I was an Olympics sceptic but some of my misgivings were evidently misplaced. Here’s an example of the Olympics legacy influencing a youth employment scheme to help young unemployed people find work in the arts and creative industries.
Led by the Royal Opera House, The Creative Jobs Programme is giving 40 unemployed young people aged 18 to 24 the opportunity to undertake six months’ paid work at one of the organisations involved in the Cultural Olympiad. 23 London organisations are involved in CJP, including Arcola Theatre, East London Dance, English National Opera, Hackney Empire, Royal Opera House, Sadler’s Wells and Theatre Royal Stratford East.
The scheme was launched at the end of May to coincide with the London 2012 Festival and it runs until the end of November.
In light of record youth unemployment in the UK, the Cultural Olympiad Board identified an opportunity to work with its partners and funders to set up a programme to create jobs and training for young people and to develop a lasting skills legacy for the Cultural Olympiad. The initiative is supported by LOCOG and funded by Arts Council England, Legacy Trust UK, and BP.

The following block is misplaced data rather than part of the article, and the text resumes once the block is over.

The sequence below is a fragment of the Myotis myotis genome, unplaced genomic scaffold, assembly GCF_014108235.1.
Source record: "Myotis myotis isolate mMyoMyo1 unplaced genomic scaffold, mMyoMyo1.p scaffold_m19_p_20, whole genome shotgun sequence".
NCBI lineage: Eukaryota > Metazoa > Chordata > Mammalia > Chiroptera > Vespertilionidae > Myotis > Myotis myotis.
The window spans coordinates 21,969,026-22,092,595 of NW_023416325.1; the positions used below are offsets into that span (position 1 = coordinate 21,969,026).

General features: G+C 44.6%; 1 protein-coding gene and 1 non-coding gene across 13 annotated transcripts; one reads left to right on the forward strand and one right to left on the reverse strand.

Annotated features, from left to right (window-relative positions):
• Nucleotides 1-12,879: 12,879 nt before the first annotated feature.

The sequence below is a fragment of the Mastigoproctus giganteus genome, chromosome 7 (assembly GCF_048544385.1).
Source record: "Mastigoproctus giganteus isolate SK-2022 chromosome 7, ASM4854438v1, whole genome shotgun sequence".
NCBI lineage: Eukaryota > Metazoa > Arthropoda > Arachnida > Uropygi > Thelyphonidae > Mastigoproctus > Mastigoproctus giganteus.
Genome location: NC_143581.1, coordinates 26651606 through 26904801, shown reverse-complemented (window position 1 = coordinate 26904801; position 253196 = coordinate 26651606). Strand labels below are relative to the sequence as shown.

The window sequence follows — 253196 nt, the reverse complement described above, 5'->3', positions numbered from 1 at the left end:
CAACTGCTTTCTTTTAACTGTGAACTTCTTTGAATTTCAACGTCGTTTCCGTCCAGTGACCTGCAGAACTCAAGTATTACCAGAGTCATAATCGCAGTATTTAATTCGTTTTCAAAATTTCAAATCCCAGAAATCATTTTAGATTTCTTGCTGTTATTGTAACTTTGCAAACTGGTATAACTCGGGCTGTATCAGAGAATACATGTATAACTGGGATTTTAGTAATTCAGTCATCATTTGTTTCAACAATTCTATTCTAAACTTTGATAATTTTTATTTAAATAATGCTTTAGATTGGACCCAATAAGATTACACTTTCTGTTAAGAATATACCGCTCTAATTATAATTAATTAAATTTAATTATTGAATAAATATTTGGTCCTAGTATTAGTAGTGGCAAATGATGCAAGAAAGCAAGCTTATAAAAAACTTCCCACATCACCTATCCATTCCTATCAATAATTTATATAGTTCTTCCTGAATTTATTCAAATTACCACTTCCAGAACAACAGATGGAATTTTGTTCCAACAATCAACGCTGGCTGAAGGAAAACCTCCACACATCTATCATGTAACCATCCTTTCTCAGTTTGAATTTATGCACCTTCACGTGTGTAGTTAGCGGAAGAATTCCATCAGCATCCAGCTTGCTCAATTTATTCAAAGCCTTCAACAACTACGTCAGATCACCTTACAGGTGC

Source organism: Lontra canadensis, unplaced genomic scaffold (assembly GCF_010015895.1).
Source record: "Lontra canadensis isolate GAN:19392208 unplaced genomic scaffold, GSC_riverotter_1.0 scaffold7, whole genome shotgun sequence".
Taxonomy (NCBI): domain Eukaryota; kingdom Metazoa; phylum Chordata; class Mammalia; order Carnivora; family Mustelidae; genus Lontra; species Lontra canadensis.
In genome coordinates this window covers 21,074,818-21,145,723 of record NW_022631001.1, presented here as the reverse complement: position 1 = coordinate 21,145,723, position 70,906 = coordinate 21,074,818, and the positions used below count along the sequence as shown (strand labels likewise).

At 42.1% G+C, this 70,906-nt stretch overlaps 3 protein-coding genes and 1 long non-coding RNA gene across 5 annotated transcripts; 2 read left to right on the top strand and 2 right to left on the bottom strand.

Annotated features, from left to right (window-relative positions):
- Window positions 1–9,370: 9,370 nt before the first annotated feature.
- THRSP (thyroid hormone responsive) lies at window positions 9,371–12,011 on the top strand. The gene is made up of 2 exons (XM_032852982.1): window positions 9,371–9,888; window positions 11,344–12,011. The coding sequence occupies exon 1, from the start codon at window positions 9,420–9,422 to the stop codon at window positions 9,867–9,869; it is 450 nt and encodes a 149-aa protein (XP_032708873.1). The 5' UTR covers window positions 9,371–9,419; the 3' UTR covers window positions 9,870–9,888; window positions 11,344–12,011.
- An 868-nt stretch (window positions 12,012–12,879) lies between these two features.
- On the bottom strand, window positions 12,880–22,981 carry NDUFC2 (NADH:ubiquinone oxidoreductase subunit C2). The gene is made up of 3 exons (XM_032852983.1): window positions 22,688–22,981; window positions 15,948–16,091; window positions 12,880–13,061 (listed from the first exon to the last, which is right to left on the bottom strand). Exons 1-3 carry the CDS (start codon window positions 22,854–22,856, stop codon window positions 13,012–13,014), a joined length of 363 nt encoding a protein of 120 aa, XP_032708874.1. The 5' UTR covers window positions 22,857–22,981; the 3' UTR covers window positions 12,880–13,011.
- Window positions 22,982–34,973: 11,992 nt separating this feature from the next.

The CJP offers the participants — who work as a group — a range of structured training that gives an insight into working in the creative and cultural sector. It includes induction, accredited training, mentoring, employability skills and sector-based master classes drawing on the expertise of staff across the programme.
The focus of the programme is to equip young people with the skills and experience they need to start a career in one of the creative industries. And the stress is on giving opportunities to those who might otherwise be excluded from the usual routes into the sector. Employers involved want this to help to diversify the workforce of their own organisations and the creative and cultural sector as a whole.
Tony Hall, Chief Executive, the Royal Opera House — who regards this very much as a pilot scheme and starting point — said: “The creative industries are notoriously hard to break into - especially for those who can’t afford to take unpaid work placements, so it is essential that we increase access to this growing and valuable industry.”
He continued: “We know from the previous incarnation of the scheme that this approach works and I’m extremely excited by the possibility of rolling the programme out to a much wider group of young people in the future - what a fitting legacy for the 2012 Cultural Olympiad.”